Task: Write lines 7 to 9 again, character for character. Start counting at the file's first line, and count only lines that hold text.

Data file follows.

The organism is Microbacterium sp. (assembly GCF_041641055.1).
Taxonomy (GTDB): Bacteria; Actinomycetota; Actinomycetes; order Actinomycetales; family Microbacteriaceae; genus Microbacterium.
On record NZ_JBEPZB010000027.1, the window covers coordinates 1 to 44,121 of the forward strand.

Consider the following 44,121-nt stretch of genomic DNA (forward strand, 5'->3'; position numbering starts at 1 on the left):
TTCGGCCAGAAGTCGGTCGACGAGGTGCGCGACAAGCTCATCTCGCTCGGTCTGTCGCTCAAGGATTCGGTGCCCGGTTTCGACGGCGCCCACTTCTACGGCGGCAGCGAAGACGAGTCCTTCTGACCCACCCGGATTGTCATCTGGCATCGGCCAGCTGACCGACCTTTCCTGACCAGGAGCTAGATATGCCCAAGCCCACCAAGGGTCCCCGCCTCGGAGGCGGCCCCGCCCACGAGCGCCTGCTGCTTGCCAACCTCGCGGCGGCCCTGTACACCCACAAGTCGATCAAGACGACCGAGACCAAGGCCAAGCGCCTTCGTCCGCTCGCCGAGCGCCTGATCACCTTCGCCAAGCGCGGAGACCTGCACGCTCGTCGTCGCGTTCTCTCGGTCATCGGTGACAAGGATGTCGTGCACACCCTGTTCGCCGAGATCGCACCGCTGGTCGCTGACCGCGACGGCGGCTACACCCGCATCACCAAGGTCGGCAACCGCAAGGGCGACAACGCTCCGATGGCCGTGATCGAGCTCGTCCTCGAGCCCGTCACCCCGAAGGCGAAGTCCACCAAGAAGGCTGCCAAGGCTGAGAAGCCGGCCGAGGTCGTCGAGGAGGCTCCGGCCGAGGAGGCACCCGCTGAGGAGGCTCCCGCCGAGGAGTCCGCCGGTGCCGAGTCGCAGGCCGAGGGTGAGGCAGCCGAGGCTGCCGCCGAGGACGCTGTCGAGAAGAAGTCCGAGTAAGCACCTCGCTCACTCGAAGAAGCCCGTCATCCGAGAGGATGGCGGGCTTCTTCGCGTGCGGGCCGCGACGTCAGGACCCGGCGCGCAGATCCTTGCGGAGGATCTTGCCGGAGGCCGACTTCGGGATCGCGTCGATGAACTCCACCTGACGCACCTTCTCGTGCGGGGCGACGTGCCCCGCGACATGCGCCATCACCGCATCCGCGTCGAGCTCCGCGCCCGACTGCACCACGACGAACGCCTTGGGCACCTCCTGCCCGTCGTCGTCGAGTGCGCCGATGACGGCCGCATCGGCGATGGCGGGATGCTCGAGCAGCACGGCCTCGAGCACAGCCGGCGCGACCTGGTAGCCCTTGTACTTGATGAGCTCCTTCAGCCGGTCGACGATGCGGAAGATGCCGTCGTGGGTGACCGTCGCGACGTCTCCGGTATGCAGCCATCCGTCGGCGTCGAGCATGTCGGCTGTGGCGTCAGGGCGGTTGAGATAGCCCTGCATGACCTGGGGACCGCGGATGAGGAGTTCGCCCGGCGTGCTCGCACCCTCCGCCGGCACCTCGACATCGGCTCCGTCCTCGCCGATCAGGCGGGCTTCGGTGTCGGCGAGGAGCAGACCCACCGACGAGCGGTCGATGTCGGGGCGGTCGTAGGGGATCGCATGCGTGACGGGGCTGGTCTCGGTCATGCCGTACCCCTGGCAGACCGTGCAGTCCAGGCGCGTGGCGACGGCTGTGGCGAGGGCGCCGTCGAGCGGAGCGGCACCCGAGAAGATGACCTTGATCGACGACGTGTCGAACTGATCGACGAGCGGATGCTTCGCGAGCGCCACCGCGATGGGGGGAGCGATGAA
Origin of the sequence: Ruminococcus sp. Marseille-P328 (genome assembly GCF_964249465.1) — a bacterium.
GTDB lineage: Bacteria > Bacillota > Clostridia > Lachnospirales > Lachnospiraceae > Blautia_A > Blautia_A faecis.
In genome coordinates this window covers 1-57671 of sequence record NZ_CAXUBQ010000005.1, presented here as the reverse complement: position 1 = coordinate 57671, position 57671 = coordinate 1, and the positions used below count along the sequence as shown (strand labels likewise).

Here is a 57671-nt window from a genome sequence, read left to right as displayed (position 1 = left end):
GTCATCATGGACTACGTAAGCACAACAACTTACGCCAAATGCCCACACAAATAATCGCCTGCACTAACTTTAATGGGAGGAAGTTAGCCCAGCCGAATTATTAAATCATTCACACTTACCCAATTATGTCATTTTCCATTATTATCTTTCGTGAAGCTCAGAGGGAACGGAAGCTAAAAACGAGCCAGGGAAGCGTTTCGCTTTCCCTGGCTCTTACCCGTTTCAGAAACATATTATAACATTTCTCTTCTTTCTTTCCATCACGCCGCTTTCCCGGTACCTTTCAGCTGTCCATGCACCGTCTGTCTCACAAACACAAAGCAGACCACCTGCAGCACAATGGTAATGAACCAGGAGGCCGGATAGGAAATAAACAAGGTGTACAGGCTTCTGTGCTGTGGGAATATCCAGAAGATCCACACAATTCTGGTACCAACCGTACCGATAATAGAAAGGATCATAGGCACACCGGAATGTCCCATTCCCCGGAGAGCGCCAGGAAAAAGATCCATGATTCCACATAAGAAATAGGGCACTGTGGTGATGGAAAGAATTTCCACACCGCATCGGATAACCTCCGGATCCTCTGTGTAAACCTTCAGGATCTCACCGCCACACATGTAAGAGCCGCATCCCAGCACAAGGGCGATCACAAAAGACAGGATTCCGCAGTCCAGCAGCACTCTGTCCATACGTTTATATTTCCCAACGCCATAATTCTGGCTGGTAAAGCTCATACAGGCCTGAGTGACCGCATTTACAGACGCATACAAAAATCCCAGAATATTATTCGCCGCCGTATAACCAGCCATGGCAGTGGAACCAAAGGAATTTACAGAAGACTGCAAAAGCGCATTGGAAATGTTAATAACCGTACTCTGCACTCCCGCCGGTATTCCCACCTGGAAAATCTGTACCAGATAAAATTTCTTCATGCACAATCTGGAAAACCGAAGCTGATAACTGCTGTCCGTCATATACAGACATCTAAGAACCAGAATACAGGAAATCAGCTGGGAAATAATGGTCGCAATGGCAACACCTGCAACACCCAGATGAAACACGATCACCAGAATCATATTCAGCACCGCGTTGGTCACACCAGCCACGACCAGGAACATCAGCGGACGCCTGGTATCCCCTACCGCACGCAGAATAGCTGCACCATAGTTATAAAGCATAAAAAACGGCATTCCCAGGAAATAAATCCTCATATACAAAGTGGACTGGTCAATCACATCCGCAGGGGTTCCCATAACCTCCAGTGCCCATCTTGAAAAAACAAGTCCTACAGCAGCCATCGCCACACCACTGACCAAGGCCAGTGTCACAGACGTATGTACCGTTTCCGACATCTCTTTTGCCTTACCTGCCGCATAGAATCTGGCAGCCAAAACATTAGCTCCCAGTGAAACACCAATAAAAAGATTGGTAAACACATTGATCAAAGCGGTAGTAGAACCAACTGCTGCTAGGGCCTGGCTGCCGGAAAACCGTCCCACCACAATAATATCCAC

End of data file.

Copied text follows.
GTDB lineage: Bacteria > Bacillota > Clostridia > Lachnospirales > Lachnospiraceae > Blautia_A > Blautia_A faecis.
In genome coordinates this window covers 1-57671 of sequence record NZ_CAXUBQ010000005.1, presented here as the reverse complement: position 1 = coordinate 57671, position 57671 = coordinate 1, and the positions used below count along the sequence as shown (strand labels likewise).

Here is a 57671-nt window from a genome sequence, read left to right as displayed (position 1 = left end):